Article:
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Personal Pollution Index
Jamais Cascio, 29 Dec 03

Got a spare $5,000 and a serious masochistic streak? Then you, too, can undergo biomonitoring to find out just how many biotoxins have taken up residence in your body. If you're anything like the 9 people in a new study by Commonweal and the Environmental Working Group, you're in for a nasty surprise.

The 9 subjects -- including journalist Bill Moyer -- were found to have an average of 91 different industrial compounds, pollutants, and other potentially unpleasant chemicals in their blood, urine, and (where appropriate) milk. Such chemicals have been linked to a wide variety of cancers, neuromuscular disorders, reproductive system problems, and worse. The presence in the body is due to environmental exposure -- i.e., having breathed it in, absorbed it into the skin, or consumed it in some way.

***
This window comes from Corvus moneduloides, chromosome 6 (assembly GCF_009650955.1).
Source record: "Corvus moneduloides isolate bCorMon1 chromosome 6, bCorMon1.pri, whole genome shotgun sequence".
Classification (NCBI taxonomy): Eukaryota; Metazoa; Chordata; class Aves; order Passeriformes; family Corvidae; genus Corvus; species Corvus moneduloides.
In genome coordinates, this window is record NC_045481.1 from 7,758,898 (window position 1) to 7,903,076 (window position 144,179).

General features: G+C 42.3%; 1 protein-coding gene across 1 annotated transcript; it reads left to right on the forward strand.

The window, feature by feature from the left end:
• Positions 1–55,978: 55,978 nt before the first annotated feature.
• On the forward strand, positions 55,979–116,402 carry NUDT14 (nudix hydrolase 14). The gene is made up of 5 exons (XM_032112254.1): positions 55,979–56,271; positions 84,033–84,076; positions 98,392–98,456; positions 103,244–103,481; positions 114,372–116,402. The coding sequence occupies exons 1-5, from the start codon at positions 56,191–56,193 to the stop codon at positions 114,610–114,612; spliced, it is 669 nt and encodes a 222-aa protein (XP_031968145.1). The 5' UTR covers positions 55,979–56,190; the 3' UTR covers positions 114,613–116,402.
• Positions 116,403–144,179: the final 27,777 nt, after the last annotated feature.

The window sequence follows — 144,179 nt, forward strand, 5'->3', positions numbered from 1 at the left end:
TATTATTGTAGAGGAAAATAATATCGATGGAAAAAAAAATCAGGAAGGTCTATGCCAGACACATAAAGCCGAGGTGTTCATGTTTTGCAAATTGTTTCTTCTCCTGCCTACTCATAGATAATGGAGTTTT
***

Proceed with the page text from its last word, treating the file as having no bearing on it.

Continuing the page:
The danger posed by low doses of industrial chemicals remains subject to debate. Chemical companies point to studies showing no risks (although they often refuse to release information about the chemicals to allow for independent detection), while environmental activists point to alternative studies showing harm. Even if the corporate studies are mostly correct, the sheer variety of industrial chemicals present in the environment (and, thus, in one's body) gives pause.

Even while approaching the study with a skeptical eye, the Environmental Working Group report website is worth visiting. It's an extraordinarily good piece of web storytelling, presenting the results of the biomonitoring in manner that is simultaneously clear and damning. Besides, didn't you always wonder just how many PCBs and hexafloran derivatives were in Bill Moyer's bloodstream?

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